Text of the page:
Fifth Circuit Holds Contractor May Not Assert Set-Off for Defective Work Because It Failed to Comply with Subcontract Provisions for Notice and Opportunity to Cure

United States ex rel JEMS Fabrication, Inc. v. Fidelity & Deposit Co. of Maryland, 2014 U.S. App. Lexis 8175 (5th Cir., April 30, 2014)

This dispute arises out of a construction project to renovate and redevelop pumping stations located at various sites along the Mississippi River.  The U.S. Corp of Engineers entered into a contract with Benetech, LLC for the project.  Benetech then entered into a subcontract with plaintiff JEMS, whereby JEMS agreed to supply custom-fabricated structural steel for use on the project.  The contract amount, including approved change orders, was $2.38 million and required JEMS to provide shop drawings, materials and on-site labor.

JEMS delivered all of the shop drawings and most of the materials required by the subcontract.  However, JEMS did not supply most of the on-site labor, as Benetech and JEMS agreed that Benetech would supply the labor to satisfy its self-performance obligations in its contract with the Corp of Engineers.  JEMS and Benetech also agreed to a subcontract modification such that Benetech would purchase a custom building directly from JEMS’ subcontractor for $54,000.  However, because of changes made by the Corp of Engineers, which were not incorporated into the subcontract, Benetech’s cost for the custom building was $147,000.  Ultimately, Benetech paid JEMS just under $1 million for its work on the project and alleged that JEMS was not entitled to any additional payment.  Benetech claimed that it was entitled to a set-off against any amount due under the subcontract because it had to purchase materials that JEMS should have supplied for the project.

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District Courts in California and Colorado Hold Subcontract References to Prime Contract Disputes Procedures Do Not Waive Miller Act Rights

United States ex rel. Heggem-Lundquist Paint Co. v. Centerre Gov’t Contracting Grp., LLC, 2014 U.S. Dist. LEXIS 66161 (D. Colo. Apr. 23, 2014) 

 Am. Constr. & Envtl. Servs. v. Total Team Constr. Servs., Inc., 2014 U.S. Dist. LEXIS 57467 (E.D. Cal. Apr. 23, 2014)

Federal district courts for the District of Colorado and the Eastern District of California have ruled  subcontract provisions that disputes will be resolved in accordance with the dispute resolution provisions in a prime contract are insufficient to waive or postpone a subcontractor’s Miller Act rights.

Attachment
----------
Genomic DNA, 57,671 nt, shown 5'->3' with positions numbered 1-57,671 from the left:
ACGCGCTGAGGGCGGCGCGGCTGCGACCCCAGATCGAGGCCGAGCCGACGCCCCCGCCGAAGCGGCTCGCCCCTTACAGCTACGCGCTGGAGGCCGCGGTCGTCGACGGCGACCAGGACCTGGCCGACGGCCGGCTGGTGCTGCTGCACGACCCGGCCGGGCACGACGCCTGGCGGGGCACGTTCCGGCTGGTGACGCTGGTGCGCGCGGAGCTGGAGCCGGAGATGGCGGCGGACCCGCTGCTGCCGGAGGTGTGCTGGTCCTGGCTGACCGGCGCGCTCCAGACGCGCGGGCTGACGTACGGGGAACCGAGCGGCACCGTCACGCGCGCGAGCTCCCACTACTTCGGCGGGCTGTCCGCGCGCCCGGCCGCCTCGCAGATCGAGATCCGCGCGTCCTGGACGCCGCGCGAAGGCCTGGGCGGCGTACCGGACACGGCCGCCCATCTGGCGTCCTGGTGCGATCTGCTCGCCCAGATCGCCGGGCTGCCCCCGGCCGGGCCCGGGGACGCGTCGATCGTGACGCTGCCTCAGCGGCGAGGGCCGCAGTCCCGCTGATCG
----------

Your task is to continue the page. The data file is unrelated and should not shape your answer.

These cases involved claims asserted by subcontractors (collectively “Plaintiffs”) against the upstream contractors and their sureties (collectively “Defendants”) for work performed on federal government projects.  The plaintiff in Haggem-Lundquist performed as a sub-subcontractor on a Department of Veterans Affairs renovation project at a medical center in Denver, Colorado.  The plaintiff in Am. Constr. & Envtl. Servs. performed as a subcontractor in support of a contract with the Army Corps of Engineers to replace emergency generators at a Veterans Administration Care Facility in Fresno, California.  In both actions, Plaintiffs filed claims against the bonds issued for the projects pursuant to the Miller Act to recover money allegedly owed for changed and additional work performed.

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Ninth Circuit Holds Subcontractor’s Lack of License Required By California Law Did Not Bar Its Pursuit of Federal Miller Act Claim

Technica LLC v. Carolina Casualty Ins. Co., 749 F.3d 1149,2014 U.S. App. LEXIS 8023 (9th Cir., April, 29, 2014)

This payment dispute arose out of the ICE El Centro SPC – Perimeter Fence Replacement/Internal Devising Fence Replacement federal project in California.  Candelaria was the prime contractor.  Candelaria entered into subcontract with Otay, who contracted with Technica to act as a sub-subcontractor.  After submitting invoices for labor, material and services, Technica received only partial payment for its work.

Technica filed a Miller Act claim authorized by federal statute  to recover the outstanding amount owed on its sub-subcontract against Candelaria’s payment bond.  Candelaria and its surety filed a motion for summary judgment, arguing that the California Business and Professions Code precludes any contractor from maintaining a collection action, unless the contractor was licensed during the performance of the contract.  Since Technica lacked a California contactor license, the district court held that Technica could not pursue a Miller Act claim.

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